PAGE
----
Chen said the FANCI-FANCD2 pathway also is associated with the BRCA1 and BRCA2 pathways, which are involved in homologous recombination repair. Scientists know that homologous recombination repair is also required for the repair of DNA cross-links, but the exact details remain to be resolved, Chen said. Mutations to BRCA1 and BRCA2 are known to raise a woman's risk for ovarian and breast cancers and are found in about 5-10 percent of women with either disease.


'/>"/>

Contact: Laura Sussman
lsussman@mdanderson.org
713-745-2457
University of Texas M. D. Anderson Cancer Center
Source:Eurekalert  

Related medicine news :

1. Researchers study benefits of white button mushrooms
2. Use of decision-aid program increases safety for women experiencing abuse, researchers find
3. Researchers uncover biological rationale for why intensive lupus treatment works
4. OHSU Knight Cancer Institute researchers isolate importance of gene in breast cancer prognosis
5. Researchers pinpoint key stem cells for eating and sex
6. BUSPH researchers link widely used chemicals to ADHD in children
7. Researchers Use Ecstasy to Treat PTSD
8. UC San Diego researchers find cause of metabolic disease -- and possible cure
9. Researchers cut years from drug development with nanoscopic bead technology
10. Researchers study relationship of oral cancers and periodontal disease
11. HIV care providers and researchers applaud release of national HIV/AIDS strategy
Post Your Comments:
*Name:
*Comment:
*Email:
Related Image:
Researchers identify key enzyme in DNA repair pathway
(Date:6/26/2017)... TX (PRWEB) , ... June 26, 2017 , ... ... their coding staff, and consumers are seeing lots of red these days. According ... contain inaccurate charges that result from medical coding errors(1). Some studies point to ...
(Date:6/26/2017)... (PRWEB) , ... June 26, 2017 , ... New patients ... from Dr. Angela Cotey, with or without a referral. Dr. Cotey is a trusted ... of this preferred tooth replacement option. , Patients with missing teeth in Fitchburg, WI, ...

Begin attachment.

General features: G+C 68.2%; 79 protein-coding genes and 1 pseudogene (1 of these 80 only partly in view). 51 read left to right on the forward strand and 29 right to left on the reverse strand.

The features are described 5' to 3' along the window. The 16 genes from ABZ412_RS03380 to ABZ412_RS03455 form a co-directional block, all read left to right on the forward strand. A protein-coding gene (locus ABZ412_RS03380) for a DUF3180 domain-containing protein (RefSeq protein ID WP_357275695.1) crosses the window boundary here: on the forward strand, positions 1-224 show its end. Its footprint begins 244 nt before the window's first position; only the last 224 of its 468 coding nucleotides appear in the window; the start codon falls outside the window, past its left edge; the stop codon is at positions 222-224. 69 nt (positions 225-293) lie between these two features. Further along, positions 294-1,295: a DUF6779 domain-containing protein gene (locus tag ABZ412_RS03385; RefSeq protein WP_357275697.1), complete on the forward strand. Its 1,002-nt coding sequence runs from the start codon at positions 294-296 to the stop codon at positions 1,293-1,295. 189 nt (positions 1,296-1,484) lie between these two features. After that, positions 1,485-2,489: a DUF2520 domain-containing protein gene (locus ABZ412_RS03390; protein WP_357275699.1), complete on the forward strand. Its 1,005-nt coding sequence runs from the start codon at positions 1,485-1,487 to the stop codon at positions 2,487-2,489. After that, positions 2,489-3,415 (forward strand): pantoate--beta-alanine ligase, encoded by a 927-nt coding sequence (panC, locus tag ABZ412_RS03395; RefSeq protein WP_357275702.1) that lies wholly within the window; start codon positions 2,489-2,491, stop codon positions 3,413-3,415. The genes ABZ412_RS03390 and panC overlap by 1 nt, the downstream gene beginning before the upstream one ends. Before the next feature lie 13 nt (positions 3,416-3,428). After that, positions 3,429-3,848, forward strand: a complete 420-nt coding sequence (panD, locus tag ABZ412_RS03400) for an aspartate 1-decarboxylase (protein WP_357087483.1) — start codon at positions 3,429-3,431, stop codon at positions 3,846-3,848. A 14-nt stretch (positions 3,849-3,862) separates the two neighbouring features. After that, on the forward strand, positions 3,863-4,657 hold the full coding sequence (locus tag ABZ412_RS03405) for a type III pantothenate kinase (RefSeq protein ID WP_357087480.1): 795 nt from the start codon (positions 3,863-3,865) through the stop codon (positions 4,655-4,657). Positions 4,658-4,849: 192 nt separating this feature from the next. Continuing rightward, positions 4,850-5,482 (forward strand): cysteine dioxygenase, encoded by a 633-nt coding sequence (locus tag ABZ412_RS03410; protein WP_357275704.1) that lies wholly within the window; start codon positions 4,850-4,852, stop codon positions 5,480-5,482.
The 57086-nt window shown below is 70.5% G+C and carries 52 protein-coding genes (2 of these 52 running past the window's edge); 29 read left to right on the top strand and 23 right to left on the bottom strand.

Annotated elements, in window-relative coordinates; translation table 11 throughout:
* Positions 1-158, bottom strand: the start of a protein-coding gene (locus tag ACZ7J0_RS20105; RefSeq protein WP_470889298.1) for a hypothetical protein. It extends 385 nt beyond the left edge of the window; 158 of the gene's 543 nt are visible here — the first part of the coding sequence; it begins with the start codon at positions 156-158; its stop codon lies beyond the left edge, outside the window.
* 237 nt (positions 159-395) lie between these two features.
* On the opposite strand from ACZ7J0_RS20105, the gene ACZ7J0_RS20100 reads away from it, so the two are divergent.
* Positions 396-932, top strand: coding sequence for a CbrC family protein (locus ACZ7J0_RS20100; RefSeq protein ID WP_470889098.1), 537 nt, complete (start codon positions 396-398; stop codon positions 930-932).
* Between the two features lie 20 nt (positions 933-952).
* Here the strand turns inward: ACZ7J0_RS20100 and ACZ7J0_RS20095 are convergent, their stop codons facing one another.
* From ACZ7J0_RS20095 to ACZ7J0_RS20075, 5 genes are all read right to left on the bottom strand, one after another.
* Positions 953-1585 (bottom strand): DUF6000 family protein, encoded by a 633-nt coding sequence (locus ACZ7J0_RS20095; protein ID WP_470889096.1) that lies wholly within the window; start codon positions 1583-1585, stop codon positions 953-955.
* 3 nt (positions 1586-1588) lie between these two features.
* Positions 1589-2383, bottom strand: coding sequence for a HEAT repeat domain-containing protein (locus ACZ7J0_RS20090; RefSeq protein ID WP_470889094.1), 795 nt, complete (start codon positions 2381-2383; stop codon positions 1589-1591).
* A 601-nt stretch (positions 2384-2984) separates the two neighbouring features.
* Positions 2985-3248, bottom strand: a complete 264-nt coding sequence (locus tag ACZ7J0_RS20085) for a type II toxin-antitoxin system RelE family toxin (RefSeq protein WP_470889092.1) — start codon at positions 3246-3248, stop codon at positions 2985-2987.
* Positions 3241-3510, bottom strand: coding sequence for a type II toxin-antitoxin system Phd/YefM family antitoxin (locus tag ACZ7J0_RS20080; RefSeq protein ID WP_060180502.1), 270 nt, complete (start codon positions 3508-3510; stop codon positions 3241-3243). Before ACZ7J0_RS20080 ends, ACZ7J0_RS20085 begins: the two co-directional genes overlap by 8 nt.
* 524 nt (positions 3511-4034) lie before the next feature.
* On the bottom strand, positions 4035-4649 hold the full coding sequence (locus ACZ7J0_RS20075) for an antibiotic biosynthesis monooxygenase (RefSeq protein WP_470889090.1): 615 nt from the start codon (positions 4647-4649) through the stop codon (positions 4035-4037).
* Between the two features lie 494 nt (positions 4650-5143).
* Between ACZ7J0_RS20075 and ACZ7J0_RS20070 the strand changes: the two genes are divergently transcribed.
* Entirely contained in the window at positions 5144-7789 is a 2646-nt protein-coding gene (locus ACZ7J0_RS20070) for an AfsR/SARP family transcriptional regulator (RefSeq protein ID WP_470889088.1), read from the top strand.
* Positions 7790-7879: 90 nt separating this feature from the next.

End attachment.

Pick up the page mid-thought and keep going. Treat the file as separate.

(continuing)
(Date:6/25/2017)... Aliso Viejo, CA (PRWEB) , ... June 24, 2017 , ... Create a feel-good lyric ... place presets above footage and sound in the timeline and write in the lyrics to ... screen before flying back out. Each line of the text can be added modularly for ...
(Date:6/25/2017)... ... , ... An increase in wetter weather in the Northern California area naturally ... a humdinger of an allergy season. A relief from drought conditions is most welcome, ... and weed pollen. , “Our patients have been reporting the typical allergy season ...
(Date:6/25/2017)... ... June 25, 2017 , ... With a heatwave currently bearing down on Northern California ... at the pool. Being swimsuit ready is easy with laser hair removal. , The ... can be a burdensome routine when all you want to do is get out, dive ...
Breaking Medicine News(10 mins):
(Date:6/7/2017)... GAITHERSBURG, Md. , June 7, 2017  Novavax, Inc., ... the second of two Phase 2 trials of its RSV ... women of child bearing age have been published in the ... this publication have been shared in prior scientific conferences). The ... trial in April 2014. Novavax is developing the RSV F ...
(Date:6/2/2017)...  NxStage Medical, Inc. (Nasdaq:  NXTM), a leading medical technology company ... demonstrating positive biochemical outcomes related to more frequent hemodialysis ... will be presented at the ERA-EDTA Congress being held ... . The research was conducted by ... Europe (KIHDNEy) Cohort team ...
(Date:5/29/2017)... Israel, May 29, 2017  Cellect Biotechnology Ltd. (NASDAQ: ... technology which enables the functional selection of stem cells, ... for the first quarter ended March 31 st , ... our accomplishments in the first quarter of 2017," said ... quarter, we announced the treatment of the first blood ...
Breaking Medicine Technology: